Much better than expected.
With only 37 live FTD Cds to go, this is fine by me!
There is no doubt that Elvis’ fourth tour of 1974 was one of the low points of his career. His opening show in College Park (Sept 27th) is often noted as being Elvis’ worst concert of all time! To quote guitarist John Wilkinson “He was slurring. It was obvious there was something terribly wrong with his body. It was so bad the words to the songs were barely intelligible. College Park let us know that they wouldn’t have him back. We were in a state of shock. Joe Guercio said, ‘He’s finished..’, I remember crying”.
Luckily Elvis recovered enough to put on a good performance 3 days later at South Bend on Sept 30th. The local Tribune newspaper in their review “Elvis still sings from gut” said “Presley has lost none of his sexual grace. . . And he can sing the blues. He shouts and sights them with emotion, singing about love and bad times and suffering the way so may other singers try but never quite carry off.”
The embarrassment of the second, slightly better, College Park show has been available on bootleg for several years so it was with trepidation that I played this new CD from South Bend, October 1st. However with so many soundboards available surely FTD must have had a reason to put out a show from this troubled tour and I’m happy to report that things really weren’t as bad as they might have been.
While the ‘See See Rider’ that started the College Park concert shows Elvis sounding sedated and struggling badly, here Elvis is pushing the song along and his voice sounds fine. He’s even showing off a little! “C’mon baby” he shouts as Ronnie Tutt cranks up the drums. This is Elvis in a very different state of mind from the previous concerts. Elvis is actually in an unusual mischievous mood, laughing and teasing the crowd. He doesn’t ramble on as he did in the previous Las Vegas season and is having some fun. He even mentions the previous night’s review that he has obviously read. Jokingly Elvis quotes to the crowd “ ‘Elvis sings from the gut.’ The guy that wrote that article ain’t kidding!”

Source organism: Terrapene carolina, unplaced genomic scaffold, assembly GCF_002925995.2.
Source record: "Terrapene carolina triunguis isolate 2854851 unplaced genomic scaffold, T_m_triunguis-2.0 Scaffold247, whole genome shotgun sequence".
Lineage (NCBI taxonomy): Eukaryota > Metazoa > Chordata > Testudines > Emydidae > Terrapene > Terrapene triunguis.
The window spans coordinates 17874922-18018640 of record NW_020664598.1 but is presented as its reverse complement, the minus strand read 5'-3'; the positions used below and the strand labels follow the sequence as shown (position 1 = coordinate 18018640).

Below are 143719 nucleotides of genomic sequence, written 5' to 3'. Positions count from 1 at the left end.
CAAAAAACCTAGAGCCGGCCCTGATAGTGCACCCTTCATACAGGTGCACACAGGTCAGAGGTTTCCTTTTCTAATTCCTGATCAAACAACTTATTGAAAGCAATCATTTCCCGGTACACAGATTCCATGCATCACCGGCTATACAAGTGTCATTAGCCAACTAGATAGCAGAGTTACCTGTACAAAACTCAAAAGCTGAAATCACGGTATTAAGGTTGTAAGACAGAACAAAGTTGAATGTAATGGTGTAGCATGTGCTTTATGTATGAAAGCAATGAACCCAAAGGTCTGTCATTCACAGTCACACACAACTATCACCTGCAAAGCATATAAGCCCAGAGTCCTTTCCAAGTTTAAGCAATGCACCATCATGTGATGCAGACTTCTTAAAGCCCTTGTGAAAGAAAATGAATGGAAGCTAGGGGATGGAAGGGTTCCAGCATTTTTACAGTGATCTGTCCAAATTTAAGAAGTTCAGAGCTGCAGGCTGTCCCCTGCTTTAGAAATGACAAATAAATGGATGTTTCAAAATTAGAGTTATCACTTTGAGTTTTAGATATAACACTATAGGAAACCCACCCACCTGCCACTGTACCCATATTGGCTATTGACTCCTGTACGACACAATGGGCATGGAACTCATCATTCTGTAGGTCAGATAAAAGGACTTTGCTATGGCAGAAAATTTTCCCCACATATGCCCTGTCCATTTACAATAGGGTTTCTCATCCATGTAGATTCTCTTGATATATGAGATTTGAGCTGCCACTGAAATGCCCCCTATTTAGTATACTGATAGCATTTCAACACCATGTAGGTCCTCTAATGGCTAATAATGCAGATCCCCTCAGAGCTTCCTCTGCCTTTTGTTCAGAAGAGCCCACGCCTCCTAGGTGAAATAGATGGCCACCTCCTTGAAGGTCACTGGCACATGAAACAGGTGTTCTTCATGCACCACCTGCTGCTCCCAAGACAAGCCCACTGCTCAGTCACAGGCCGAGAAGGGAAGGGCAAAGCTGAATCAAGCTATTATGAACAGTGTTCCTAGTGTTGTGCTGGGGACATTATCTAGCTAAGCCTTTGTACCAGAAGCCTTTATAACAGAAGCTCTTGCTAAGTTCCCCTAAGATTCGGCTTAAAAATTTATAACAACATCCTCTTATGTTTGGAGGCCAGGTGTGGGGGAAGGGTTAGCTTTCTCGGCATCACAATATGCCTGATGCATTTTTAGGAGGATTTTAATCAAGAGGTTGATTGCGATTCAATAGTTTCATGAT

While his voice does seem a little breathless at times there is no doubt that the show would have been a fun affair to witness. By 1974 Elvis was tired of the regular Las Vegas casino crowd and it’s great to hear him work with the roar of the larger audience of 12,301.
Elvis’ playful humour shows at the start when he says “If you give me a little time I will make the rounds - back there, & up there, & up in the ceiling - Where ever I can go but don’t start yelling songs at me.” At this point someone immediately yells out a song title. “Hey, shut up man. C’mon!” Elvis laughs.
While the tracklist is similar to the ‘It’s Midnight’ FTD CD there are some fun moments and the sound is improved. The odd Las Vegas echo that featured on ‘It’s Midnight’ isn’t present and Elvis’ voice is higher in the mix.
Although not a ‘classic concert’ there are enough highlights and while some of the oldies are given their usual treatment Elvis does, for instance, seem more interested in ‘Blue Suede Shoes’ than normal. On his new single ‘It’s Midnight’ Elvis sounds very sincere with his voice (high in the mix) beautifully blending with Kathy Westmoreland’s. There is a great moment when he impassions, "Lord, but it’s Midnight, oh by God, and I Miss you."
‘Big Boss Man’ gets a good workout, while Elvis’ humour shows on an extended ‘Fever’ intro. As a woman grabs for him he says “Honey it’s dark up here. Wait a minute! Whooaaa, you grab the wrong thing and I’m in trouble!” The appreciative audience laughs out loud as Elvis says “I’m gonna’ limp off stage and disappear”!